Hello world! Welcome to my recovery blog.
I’m a teenager that has Narcolepsy with Cataplexy, OCD, and another undiagnosed illness that is suspected to be PANS (Pediatric Acute Neuropsychiatric Syndrome) or PANDAS (Pediatric Autoimmune Neuropsychiatric Disorders Associated with Streptococcus).
I’m writing this blog to raise awareness for my conditions and hopefully, to inspire others to not give up. There may or may not be a cure for my illness, but I’m on a journey to take back my life, and this blog is for recording that journey.
Once upon a time, I was completely healthy and fit. But in the summer of 2006, I came down with a mystery illness that tore apart everything I knew.
My family and I knew something was wrong, but every test the doctors ran looked normal. Doctors either insisted I was simply “depressed” or that I had a lingering virus or cold. It would clear up in time, they said. But eight years later, I’m still sick.
Just when I thought it couldn’t get any worse, it did, starting last fall. No matter how much I slept, I couldn’t stay awake. I went to all my classes, but I fell asleep within minutes—even if I was standing up. I tried double shots of espresso, and I could stay awake for an additional five minutes in class.
I tried to tell myself that everyone was sleepy at my age, but when I had five minor car accidents in one month after no history of accidents, I knew something was wrong. Last month, I finally got diagnosed with Narcolepsy with Cataplexy.
Narcolepsy is a rare neurological disorder with no cure. It’s caused by the body attacking the brain chemicals that regulate the sleep-wake cycle. If you’ve gone without sleep for four days and then gotten a little inebriated at the end of it, you might be beginning to be able to imagine how incapacitating Narcolepsy can be—when 100% sober and after having a reasonable amount of sleep at night.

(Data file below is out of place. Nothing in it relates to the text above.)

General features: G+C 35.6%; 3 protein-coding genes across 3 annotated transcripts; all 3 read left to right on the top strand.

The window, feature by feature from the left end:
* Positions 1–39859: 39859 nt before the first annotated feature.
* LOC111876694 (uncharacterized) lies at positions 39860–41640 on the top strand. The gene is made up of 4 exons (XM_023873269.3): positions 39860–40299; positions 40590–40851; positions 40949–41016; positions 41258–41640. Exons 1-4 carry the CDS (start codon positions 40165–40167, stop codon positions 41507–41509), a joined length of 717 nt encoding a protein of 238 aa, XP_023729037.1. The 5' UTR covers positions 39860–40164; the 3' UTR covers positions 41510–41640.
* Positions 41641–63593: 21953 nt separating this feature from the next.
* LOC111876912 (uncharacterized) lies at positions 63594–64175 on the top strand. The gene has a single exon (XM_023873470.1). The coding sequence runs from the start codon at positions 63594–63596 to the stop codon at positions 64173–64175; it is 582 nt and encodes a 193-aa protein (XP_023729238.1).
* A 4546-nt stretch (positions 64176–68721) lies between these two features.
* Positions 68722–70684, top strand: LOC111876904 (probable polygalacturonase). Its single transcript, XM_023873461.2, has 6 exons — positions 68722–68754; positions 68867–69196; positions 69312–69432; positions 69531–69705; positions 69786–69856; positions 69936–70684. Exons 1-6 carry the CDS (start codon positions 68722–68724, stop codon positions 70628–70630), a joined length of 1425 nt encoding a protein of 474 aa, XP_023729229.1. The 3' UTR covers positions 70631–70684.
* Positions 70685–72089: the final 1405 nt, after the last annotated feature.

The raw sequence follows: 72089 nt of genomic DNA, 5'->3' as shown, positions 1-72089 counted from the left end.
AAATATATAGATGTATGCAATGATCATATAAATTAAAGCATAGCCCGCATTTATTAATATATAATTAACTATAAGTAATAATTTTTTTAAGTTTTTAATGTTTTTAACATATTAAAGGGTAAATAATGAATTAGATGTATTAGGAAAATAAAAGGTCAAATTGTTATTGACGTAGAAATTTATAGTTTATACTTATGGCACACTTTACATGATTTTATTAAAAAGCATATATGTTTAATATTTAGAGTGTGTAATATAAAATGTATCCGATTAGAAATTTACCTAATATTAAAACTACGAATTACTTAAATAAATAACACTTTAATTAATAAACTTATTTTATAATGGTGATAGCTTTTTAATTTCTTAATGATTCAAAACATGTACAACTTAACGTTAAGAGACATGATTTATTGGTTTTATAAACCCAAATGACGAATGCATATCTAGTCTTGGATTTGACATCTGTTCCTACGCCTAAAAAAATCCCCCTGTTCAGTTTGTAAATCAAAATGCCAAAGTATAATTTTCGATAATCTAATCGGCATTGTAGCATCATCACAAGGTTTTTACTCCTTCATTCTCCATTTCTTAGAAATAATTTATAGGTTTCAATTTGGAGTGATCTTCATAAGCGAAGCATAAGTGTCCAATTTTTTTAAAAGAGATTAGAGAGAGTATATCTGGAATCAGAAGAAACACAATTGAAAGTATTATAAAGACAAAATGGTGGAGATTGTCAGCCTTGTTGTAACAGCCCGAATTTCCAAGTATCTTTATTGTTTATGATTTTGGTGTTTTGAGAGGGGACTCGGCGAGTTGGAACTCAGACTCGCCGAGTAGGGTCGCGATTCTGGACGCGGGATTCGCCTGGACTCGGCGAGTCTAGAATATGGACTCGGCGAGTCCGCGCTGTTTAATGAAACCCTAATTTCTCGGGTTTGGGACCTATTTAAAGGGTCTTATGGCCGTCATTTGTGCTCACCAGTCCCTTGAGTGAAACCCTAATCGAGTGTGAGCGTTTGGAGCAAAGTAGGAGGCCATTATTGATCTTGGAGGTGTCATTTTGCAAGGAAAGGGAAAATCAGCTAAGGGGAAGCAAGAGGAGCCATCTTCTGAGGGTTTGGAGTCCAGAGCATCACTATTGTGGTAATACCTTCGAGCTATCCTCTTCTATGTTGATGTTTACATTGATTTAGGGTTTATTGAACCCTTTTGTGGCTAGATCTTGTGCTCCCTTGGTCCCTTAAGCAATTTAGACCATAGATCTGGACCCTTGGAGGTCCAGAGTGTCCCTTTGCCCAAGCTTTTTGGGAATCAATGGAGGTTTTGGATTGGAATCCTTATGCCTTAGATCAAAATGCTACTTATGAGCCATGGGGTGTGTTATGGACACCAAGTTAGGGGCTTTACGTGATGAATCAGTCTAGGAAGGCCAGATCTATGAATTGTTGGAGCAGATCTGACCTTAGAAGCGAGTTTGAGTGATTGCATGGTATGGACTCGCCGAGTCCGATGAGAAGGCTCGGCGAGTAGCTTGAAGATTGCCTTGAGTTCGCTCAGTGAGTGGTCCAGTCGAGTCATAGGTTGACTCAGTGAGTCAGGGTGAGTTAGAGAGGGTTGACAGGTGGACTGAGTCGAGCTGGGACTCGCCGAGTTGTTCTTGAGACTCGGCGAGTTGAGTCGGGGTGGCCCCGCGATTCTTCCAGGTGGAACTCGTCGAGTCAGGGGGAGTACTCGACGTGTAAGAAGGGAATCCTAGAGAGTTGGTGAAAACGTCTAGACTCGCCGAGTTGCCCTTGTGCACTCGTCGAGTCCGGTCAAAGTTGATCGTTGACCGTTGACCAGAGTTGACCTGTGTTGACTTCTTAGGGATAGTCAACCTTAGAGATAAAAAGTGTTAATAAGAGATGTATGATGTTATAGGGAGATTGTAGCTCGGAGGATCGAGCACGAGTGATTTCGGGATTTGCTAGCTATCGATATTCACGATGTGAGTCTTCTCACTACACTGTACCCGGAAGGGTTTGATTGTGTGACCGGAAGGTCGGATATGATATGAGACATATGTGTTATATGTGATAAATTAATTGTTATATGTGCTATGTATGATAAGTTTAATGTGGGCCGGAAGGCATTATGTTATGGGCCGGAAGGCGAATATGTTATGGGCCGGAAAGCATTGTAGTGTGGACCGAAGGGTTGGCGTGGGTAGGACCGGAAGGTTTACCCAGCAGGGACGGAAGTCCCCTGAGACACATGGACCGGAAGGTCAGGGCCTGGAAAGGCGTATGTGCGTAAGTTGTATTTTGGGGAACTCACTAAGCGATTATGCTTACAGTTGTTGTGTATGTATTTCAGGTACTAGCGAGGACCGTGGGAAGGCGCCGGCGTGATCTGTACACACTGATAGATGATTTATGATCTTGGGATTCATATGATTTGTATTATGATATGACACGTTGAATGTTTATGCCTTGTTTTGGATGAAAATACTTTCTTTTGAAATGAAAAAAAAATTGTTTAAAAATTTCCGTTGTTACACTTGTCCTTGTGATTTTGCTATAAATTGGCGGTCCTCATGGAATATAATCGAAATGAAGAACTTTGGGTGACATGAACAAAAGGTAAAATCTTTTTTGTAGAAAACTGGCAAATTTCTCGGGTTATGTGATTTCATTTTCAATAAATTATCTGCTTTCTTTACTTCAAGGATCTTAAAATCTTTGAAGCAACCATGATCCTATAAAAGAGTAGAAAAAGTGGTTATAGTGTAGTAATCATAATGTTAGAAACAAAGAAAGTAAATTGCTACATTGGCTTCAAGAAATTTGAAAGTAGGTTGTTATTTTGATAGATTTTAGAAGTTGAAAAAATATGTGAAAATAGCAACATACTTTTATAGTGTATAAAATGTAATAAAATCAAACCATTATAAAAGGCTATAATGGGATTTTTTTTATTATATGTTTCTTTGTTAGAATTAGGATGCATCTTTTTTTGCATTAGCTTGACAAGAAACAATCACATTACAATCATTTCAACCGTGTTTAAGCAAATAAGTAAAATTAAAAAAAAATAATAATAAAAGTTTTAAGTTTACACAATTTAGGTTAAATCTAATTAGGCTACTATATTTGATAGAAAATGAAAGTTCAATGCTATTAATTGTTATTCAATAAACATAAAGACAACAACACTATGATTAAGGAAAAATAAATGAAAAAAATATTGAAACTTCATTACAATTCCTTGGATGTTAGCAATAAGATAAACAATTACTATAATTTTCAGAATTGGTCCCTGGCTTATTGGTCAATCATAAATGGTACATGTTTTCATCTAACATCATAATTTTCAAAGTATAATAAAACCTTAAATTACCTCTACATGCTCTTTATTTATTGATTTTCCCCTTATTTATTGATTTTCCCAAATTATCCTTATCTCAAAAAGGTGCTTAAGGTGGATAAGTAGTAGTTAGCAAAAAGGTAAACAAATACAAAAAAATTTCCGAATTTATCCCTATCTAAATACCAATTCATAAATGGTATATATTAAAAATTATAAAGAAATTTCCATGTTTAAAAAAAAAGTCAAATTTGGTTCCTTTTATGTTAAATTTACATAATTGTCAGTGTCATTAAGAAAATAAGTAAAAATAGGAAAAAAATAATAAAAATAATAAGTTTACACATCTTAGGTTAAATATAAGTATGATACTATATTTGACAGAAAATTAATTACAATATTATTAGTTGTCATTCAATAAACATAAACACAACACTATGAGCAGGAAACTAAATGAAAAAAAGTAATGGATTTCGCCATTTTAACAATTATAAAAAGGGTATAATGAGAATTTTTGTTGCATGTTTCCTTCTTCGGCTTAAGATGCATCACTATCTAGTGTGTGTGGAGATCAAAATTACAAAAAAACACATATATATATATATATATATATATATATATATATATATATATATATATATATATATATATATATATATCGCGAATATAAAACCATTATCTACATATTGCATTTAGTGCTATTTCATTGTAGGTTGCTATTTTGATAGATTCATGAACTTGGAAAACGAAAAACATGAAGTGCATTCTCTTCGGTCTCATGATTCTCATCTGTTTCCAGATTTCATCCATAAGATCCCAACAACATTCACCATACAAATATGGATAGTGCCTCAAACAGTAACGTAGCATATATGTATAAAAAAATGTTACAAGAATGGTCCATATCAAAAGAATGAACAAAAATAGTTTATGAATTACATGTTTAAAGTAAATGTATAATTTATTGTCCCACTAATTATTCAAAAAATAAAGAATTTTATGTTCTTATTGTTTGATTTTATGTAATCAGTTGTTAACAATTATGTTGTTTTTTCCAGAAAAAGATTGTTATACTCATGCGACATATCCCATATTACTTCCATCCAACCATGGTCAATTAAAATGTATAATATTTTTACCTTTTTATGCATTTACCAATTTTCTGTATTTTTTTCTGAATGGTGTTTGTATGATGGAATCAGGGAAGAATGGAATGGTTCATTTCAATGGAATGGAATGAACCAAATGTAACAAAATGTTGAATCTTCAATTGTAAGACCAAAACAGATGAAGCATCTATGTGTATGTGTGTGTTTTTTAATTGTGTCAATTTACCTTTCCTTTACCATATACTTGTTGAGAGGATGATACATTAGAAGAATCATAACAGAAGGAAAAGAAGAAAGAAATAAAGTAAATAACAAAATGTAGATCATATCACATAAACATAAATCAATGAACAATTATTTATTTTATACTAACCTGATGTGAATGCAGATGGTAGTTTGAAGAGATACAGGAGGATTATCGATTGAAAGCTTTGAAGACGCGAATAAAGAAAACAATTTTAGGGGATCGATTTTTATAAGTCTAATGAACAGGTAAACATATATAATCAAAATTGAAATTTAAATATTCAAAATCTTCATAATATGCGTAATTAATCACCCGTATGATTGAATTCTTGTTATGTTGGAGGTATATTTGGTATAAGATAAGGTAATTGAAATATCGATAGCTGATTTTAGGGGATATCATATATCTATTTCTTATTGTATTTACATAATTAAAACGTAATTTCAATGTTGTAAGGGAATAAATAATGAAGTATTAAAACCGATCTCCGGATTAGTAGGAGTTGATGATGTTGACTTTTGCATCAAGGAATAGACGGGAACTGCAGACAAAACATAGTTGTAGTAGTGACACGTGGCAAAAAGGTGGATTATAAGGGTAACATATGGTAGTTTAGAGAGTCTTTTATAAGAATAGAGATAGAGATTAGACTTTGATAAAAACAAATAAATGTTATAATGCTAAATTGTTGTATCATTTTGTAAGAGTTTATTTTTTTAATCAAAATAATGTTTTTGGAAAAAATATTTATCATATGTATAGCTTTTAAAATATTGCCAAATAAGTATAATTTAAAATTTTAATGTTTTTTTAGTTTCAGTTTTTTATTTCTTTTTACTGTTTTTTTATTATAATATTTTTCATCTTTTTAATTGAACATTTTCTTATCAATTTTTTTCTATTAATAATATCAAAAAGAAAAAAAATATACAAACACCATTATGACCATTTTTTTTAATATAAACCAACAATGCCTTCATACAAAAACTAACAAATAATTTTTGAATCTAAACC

And then there’s the cataplexy, which is a temporary loss of muscle tone that’s triggered by strong emotions like laughter or anger. For me, sometimes I don’t even need a trigger. I’ll just be walking around, when suddenly my legs give out and I fall to the ground.
My life is a challenge, but I won’t give up. My body may have destroyed certain brain chemicals, but I refuse to let this illness destroy anything else. My rare diseases have taught me that I cannot control many things in life, but surely I can control what I do in response to it all.
I have no idea how long it will take me to feel better. I’ll probably never feel better without medication. Living with a mystery illness is very frightening at times, because there’s no way to know what it might do to me eventually. But I’m going to run on, in spite of what has happened to me…